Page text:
When Derrick Rose missed significant time last season before the playoffs, the Chicago Bulls surprised many by playing decently. They kept the ship above water and awaited the return of their star just in time for the playoffs.
Sadly, for Bulls fans, the season came to a crashing halt with Rose's devastating injury in the first game of the first round. The Bulls did not respond as they had done earlier in the season without Rose, as the Philadelphia 76ers proved too much for the Bulls to handle.
Two things factored into the playoff loss. First, the emotional letdown was palpable. It is one thing to play without your star when you know there is light at the end of the tunnel. The Bulls faced the ominous prospect of knowing they had to play the duration of the playoffs without Rose.
Secondly, Joakim Noah also went down. The loss of two significant players in the playoffs was simply too much.
So a new season rolled around, and the Bulls once again had to saddle up the horse knowing they would play without their superstar for a generous portion of the season. It would probably be fair to suggest most Bulls fans' best-case scenario was for the team to float around .500 and await the return of Rose for the latter part of the season.
Yet there the Bulls sit, leading their division yet again. They currently are third in the Eastern Conference and will challenge for the best conference record, even if Rose is unable to return.
The Bulls made no significant offseason moves to bolster the roster. Kirk Hinrich, Marco Belinelli and Nate Robinson have all been useful pieces, but none would be considered difference-makers.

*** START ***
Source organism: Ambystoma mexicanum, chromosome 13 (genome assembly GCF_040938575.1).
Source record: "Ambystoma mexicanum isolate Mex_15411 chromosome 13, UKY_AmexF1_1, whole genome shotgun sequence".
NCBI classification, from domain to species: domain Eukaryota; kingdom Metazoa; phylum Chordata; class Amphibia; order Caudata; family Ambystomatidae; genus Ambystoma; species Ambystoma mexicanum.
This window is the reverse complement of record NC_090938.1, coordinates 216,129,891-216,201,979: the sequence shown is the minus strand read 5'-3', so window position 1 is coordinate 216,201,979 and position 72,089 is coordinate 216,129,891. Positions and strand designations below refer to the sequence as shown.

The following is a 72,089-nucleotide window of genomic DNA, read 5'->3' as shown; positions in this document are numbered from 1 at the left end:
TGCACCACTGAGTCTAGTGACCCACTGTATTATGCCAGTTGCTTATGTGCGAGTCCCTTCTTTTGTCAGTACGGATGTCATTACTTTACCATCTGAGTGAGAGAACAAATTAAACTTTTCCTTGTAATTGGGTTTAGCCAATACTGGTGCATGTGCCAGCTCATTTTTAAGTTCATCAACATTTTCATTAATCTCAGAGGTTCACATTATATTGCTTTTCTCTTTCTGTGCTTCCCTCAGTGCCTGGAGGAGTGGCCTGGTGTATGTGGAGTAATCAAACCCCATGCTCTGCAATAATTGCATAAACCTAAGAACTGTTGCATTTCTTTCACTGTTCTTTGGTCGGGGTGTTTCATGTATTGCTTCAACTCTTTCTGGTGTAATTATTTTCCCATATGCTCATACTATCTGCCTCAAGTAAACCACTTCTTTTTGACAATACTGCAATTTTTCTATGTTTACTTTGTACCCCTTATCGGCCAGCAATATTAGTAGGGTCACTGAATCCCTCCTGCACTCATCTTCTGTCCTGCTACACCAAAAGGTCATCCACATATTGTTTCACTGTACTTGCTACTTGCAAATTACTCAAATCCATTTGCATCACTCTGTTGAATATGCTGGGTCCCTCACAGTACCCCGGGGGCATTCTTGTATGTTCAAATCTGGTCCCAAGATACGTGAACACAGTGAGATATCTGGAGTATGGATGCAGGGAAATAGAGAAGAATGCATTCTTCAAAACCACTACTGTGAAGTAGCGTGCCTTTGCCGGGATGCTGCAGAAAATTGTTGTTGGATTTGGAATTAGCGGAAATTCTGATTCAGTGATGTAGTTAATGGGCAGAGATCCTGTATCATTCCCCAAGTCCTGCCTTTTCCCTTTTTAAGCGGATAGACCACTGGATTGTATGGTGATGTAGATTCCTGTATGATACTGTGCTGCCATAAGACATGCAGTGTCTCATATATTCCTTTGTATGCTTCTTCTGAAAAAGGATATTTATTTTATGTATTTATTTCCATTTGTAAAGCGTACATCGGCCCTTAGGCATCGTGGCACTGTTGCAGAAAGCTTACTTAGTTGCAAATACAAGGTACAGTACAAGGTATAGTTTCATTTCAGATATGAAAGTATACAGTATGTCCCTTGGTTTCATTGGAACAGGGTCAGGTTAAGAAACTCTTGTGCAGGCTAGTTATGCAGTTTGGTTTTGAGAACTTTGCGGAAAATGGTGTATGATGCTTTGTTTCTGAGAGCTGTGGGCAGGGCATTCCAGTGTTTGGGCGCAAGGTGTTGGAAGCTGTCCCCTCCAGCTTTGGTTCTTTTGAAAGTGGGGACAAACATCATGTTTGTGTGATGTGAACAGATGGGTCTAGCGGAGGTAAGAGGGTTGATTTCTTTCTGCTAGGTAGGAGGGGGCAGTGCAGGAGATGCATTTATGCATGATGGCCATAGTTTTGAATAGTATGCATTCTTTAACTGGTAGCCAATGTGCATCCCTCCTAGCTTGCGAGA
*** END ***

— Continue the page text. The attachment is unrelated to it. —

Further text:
The returning Bulls, with the exception of Derrick Rose, feature no bona fide NBA stars. Luol Deng is a very nice supplementary player, Joakim Noah can be dynamic but is wildly inconsistent and Carlos Boozer has his moments but has largely been disappointing.
Jimmy Butler has been a revelation as a young player who shows signs of being a budding star, but he is still very green. Taj Gibson continues to mostly impress as a defensive force, but you never know what you will get from him offensively.
On paper, these Bulls don't strike you as a unit that would contend for anything. So how are they in the hunt for the Eastern conference title?
It all comes down to the coaching.
Tom Thibodeau has done a brilliant job with rotations and riding the hot hand. On any given night, you never know whose number will be called to step up and lead the team.
And that defense. The Bulls consistently force their opponents to earn every basket. The focus on defense almost always allows the Bulls to stay in games and gives them opportunities to win in the fourth quarter, even when they are seemingly overmatched on a talent level.
A telling sign of how well the Bulls are coached is their consistency this season. They have experienced no real peaks or valleys. Their record has been achieved by grinding it out.
There have been no significant winning or losing streaks along the way. This will be important as the playoffs loom closer. It is a team that knows its identity, and knows how to stay within itself to win a playoff series.
On February 1, the Bulls went into Brooklyn and narrowly lost to the team with the fourth-best record in the East. The Bulls are too good to be happy with moral victories, but when you play without Carlos Boozer, Joakim Noah, Kirk Hinrich, Derrick Rose and still almost win, that makes a statement.
The Chicago Bulls just might have the best coach in the NBA, and they probably are the most disciplined team. The Miami Heat are the most talented team in the East, but before you punch them in to repeat as conference champs, you would do well to consider the best-coached team.
The Chicago Bulls could challenge for the title with their current roster. Oh, and there's that little thing about the possible return of a certain player.
The playoffs should be interesting.